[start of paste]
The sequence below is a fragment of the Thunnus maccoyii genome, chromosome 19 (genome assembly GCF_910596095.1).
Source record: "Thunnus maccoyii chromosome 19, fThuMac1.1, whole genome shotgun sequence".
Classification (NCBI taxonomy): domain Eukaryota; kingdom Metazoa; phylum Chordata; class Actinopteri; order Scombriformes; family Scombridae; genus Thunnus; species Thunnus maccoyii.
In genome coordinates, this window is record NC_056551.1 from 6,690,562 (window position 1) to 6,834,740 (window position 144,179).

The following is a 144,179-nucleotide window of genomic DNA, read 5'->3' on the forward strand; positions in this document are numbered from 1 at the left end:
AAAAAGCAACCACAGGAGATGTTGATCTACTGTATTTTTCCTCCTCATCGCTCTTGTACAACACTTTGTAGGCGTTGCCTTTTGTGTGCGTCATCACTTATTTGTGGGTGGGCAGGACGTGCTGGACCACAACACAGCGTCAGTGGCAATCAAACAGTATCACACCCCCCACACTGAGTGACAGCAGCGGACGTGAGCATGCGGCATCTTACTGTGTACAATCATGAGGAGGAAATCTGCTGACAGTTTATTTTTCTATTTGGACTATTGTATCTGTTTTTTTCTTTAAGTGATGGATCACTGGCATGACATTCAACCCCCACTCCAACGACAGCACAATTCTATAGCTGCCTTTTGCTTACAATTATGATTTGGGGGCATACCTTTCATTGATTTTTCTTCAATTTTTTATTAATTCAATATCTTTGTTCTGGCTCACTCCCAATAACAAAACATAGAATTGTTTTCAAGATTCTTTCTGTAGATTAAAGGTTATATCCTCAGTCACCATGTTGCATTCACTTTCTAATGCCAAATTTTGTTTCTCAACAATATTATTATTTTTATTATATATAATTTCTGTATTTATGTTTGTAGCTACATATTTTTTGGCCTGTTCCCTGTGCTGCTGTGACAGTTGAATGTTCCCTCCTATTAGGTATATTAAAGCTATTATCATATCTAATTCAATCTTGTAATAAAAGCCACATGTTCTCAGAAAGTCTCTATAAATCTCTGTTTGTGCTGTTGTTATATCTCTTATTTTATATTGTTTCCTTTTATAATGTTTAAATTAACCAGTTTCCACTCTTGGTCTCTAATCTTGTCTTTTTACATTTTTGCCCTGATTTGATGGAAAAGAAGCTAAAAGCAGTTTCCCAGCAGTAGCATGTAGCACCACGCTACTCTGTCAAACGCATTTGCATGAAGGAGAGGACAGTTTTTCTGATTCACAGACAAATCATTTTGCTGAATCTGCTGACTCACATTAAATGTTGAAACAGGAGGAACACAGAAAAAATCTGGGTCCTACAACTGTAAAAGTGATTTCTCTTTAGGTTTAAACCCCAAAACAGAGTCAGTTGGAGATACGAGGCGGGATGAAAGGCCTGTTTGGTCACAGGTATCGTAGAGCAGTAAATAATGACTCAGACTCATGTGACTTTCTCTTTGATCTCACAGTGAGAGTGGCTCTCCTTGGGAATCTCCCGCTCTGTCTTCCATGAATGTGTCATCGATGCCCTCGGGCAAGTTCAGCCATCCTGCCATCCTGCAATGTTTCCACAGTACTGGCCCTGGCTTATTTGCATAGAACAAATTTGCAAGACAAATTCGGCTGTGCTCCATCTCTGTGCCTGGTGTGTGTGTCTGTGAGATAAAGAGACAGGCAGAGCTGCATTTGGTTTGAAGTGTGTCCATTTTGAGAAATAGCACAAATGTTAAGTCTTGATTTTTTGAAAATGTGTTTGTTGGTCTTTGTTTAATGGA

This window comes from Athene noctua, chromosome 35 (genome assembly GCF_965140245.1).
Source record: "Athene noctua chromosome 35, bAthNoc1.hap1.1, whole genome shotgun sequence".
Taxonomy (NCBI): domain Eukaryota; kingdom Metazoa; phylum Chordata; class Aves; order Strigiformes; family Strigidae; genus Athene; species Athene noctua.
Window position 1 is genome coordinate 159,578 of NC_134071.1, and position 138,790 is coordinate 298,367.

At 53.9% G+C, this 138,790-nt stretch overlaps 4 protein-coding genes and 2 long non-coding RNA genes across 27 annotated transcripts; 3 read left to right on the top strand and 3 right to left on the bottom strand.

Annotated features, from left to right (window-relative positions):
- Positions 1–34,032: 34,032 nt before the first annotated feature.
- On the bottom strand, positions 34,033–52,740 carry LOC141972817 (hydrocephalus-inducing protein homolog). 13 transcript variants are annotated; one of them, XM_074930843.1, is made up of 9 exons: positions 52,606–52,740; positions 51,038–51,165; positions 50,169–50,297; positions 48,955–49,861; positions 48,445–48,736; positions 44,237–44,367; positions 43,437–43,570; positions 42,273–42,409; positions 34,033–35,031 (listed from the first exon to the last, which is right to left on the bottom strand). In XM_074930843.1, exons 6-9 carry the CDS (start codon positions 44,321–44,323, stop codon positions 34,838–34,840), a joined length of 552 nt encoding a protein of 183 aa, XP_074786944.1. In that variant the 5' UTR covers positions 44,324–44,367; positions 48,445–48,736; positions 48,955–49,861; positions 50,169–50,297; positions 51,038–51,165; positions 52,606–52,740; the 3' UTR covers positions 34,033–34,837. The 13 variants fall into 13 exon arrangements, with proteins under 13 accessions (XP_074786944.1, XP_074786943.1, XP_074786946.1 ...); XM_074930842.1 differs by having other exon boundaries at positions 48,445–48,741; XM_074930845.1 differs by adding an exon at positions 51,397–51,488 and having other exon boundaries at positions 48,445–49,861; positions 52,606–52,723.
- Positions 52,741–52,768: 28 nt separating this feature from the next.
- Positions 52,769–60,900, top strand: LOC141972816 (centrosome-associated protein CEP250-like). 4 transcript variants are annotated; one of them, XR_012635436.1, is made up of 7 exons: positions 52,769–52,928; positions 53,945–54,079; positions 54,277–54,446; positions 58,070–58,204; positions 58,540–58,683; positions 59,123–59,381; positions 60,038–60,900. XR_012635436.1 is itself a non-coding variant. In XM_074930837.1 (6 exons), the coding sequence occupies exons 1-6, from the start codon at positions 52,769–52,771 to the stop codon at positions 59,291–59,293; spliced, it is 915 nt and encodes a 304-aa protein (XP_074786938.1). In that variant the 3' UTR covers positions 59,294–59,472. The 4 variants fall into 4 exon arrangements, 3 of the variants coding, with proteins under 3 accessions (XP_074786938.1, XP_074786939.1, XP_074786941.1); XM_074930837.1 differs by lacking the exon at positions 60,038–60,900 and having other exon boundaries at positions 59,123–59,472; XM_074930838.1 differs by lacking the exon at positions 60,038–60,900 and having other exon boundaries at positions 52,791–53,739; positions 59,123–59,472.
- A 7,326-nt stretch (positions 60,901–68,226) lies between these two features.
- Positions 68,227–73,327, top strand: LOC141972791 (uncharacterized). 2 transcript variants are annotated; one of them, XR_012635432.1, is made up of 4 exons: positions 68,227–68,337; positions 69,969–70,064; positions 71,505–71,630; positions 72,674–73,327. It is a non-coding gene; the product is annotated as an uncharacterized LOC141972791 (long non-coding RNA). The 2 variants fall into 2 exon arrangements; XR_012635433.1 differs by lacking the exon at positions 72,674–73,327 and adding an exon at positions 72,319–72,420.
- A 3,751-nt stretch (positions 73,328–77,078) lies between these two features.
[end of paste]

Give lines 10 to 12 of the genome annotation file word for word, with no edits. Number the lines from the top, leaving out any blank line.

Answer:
Window position 1 is genome coordinate 159,578 of NC_134071.1, and position 138,790 is coordinate 298,367.

At 53.9% G+C, this 138,790-nt stretch overlaps 4 protein-coding genes and 2 long non-coding RNA genes across 27 annotated transcripts; 3 read left to right on the top strand and 3 right to left on the bottom strand.

Annotated features, from left to right (window-relative positions):